Alexandra Gutierrez, APRN - Juneau
agutierrez (at) alaskapublic (dot) org | 907.209.1799 | About Alexandra
Eight days after the statutory deadline, the Alaska State Legislature has adjourned. But as soon as the gavel dropped, Gov. Bill Walker issued a proclamation calling them into a special session.
Lawmakers may gavel out this evening after a week long stalemate on the budget.
After a week of lots of gridlock and little accomplished, the Alaska State Legislature lurched into some fits of action on the budget this weekend.
A three-quarter vote is needed to access the state’s rainy day fund, and the House’s Democratic minority has made their support conditional on a few priorities, like increased education funding and Medicaid expansion. The Republican majorities in the House and Senate are now considering ways to avoid that vote.
The 4142-page file was sent to news organizations at 3p.m. on Friday afternoon. Alaska Public Media and the Alaska Dispatch News requested the materials nearly a year ago, during the Parnell administration, but were denied access until a superior court judge ruled for their release in October.
Gov. Bill Walker is calling on lawmakers to do work on bills for as long as it continues to be in extended session.
Outside of a 20-minute Senate floor session, the only scheduled activity that took place on Tuesday was a Senate Finance committee press conference.
It is Day 92 of the legislative session, and lawmakers still have not reached a compromise on the state’s budget. APRN’s Alexandra Gutierrez joins us from a very quiet Capitol.
After a day of stalled and canceled meetings, the Alaska Legislature made small advances on a capital budget.
The hold up is a vote to draw from the constitutional budget reserve to fill a multi-billion-dollar deficit. Without support from the Democratic minority, the Legislature is short at least three votes to tap the rainy day fund.
Most of the high-level appointments made it through with unanimous support. But Attorney General Craig Richards saw significant — though not fatal — pushback from the Legislature.
The Alaska State Legislature is scheduled to gavel out on Sunday, before the stroke of midnight. But many of the issues lawmakers have delved into – the budget, Medicaid, marijuana – are still unsettled. APRN’s Alexandra Gutierrez joins us to talk about what the end game for the legislative session looks like.
With the president of the Alaska Federation of Natives by his side, Walker announced at a press conference that the state would make it easier for Alaska Native children to remain with extended family or with tribal members in adoption cases.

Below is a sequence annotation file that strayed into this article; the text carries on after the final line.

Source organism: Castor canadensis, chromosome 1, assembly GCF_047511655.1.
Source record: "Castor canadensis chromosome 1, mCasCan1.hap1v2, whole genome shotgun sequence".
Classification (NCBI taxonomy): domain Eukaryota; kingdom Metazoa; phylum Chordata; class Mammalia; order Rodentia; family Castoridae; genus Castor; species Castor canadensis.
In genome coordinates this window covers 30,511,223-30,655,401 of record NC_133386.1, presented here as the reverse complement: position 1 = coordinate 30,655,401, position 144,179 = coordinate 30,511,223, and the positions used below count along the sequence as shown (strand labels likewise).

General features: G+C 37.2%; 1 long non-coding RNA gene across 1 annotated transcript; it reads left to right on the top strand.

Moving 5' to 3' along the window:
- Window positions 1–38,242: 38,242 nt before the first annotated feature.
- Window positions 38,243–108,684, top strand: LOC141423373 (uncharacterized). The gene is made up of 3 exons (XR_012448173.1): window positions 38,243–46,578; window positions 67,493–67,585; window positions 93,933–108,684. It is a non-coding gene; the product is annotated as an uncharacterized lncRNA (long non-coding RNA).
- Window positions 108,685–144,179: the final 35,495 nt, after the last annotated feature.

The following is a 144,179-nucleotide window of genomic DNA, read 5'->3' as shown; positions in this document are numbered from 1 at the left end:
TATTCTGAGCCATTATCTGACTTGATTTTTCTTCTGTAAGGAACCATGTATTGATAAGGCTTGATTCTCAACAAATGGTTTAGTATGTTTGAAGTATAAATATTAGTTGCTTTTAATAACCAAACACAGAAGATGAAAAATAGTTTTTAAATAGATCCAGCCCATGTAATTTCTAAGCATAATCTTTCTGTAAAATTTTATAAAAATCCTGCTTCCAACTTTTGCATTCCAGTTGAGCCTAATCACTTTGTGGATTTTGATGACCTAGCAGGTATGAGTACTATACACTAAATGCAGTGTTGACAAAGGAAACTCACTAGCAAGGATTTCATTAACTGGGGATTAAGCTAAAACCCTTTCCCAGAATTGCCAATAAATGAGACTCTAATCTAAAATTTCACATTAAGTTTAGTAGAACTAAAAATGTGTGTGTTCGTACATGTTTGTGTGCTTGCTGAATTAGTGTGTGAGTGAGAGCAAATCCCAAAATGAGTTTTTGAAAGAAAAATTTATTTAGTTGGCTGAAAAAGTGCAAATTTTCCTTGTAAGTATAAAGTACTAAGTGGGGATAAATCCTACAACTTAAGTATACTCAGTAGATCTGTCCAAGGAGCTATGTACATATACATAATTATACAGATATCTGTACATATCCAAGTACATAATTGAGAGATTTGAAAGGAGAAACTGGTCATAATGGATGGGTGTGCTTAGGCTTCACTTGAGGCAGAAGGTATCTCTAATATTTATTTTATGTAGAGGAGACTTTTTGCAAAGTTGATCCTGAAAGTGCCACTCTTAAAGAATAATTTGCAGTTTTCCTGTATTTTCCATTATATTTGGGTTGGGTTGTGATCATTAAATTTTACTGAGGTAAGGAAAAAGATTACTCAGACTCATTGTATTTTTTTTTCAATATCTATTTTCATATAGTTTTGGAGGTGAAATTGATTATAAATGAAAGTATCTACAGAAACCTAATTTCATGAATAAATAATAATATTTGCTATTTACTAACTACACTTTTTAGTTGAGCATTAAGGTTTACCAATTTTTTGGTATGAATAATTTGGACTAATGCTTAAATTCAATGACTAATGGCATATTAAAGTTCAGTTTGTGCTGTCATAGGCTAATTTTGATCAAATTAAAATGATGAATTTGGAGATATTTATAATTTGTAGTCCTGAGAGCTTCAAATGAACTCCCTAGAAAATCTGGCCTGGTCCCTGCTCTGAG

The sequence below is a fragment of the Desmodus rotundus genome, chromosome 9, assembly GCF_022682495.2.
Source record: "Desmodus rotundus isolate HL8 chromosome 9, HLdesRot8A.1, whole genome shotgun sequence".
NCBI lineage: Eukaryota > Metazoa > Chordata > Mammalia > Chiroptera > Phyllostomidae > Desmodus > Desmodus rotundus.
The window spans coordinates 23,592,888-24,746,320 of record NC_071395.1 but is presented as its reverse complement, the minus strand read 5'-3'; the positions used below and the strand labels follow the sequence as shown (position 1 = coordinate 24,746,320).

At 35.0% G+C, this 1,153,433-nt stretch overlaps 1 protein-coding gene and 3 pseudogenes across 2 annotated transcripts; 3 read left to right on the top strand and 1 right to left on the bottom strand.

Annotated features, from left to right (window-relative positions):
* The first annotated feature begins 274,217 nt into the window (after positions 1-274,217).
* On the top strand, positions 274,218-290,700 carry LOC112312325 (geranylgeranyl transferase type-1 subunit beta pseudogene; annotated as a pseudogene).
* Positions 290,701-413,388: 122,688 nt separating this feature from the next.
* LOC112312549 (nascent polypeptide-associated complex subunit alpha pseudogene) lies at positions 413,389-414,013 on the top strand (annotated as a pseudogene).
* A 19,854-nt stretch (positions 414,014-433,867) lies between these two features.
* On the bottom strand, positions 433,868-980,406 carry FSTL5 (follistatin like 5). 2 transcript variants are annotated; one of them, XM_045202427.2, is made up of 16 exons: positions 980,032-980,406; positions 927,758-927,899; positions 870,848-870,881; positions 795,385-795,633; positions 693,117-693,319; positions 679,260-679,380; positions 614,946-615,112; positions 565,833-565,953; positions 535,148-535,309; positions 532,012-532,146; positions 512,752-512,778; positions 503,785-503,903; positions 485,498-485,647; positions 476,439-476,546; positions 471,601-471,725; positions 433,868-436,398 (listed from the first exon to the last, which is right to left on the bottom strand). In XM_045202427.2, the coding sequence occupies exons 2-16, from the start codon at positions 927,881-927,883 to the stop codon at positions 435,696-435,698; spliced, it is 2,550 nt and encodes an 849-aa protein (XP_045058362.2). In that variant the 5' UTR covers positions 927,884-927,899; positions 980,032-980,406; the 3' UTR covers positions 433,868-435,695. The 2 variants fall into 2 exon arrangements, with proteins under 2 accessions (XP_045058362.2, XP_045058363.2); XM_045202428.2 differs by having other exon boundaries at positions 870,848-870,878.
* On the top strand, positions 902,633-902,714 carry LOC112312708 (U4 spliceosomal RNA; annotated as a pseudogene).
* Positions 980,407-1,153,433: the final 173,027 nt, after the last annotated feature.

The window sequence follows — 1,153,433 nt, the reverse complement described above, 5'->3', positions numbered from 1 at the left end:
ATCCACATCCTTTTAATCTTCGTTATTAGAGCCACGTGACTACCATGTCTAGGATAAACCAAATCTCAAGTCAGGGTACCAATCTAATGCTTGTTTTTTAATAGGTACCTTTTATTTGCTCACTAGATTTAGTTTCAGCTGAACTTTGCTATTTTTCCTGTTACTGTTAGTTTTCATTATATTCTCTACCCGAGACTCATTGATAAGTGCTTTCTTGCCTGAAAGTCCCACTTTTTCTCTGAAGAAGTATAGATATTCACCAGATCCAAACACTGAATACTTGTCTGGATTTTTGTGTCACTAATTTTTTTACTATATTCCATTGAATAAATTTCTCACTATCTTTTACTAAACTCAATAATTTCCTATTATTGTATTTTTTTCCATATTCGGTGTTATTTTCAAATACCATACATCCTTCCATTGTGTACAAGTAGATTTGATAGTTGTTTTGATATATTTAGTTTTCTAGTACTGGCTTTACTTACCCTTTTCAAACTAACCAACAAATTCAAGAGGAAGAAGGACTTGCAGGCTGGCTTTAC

With the legislature scheduled to gavel out by midnight on Sunday, Governor Bill Walker has seen very few pieces of legislation make it to his desk. APRN’s Alexandra Gutierrez sat down with Walker yesterday afternoon to get his take on how the session is progressing. Walker said he thinks it’s still possible for lawmakers to get their work done on time.
The executive proclamation comes days after legislative leadership cancelled their confirmation session — and days after the governor sent a six-page letter reiterating that he would veto a contentious gasline bill and urging lawmakers not to override him.
The Alaska House has narrowly passed a bill that would claw back raises for many state workers.
A bill that applies a uniform code of military justice to the Alaska National Guard will not pass the Legislature this year.
In a 13-to-1 vote, the Legislative Council has decided to punt on the question of what to do with the Anchorage legislative information office.
With Alaska facing a multi-billion-dollar revenue shortfall, lawmakers are reexamining certain subsidies to see if they should remain on the books. The film tax credit program, which was vulnerable even in times of plenty, has gotten special attention.
As the Legislature enters its final days, the budget is the main concern. Alaska faces a multi-billion-dollar revenue shortfall, and even expenditures that have been considered sacrosanct are now seeing reductions. The cuts to education are among the most controversial. APRN’s Alexandra Gutierrez joins us to discuss them.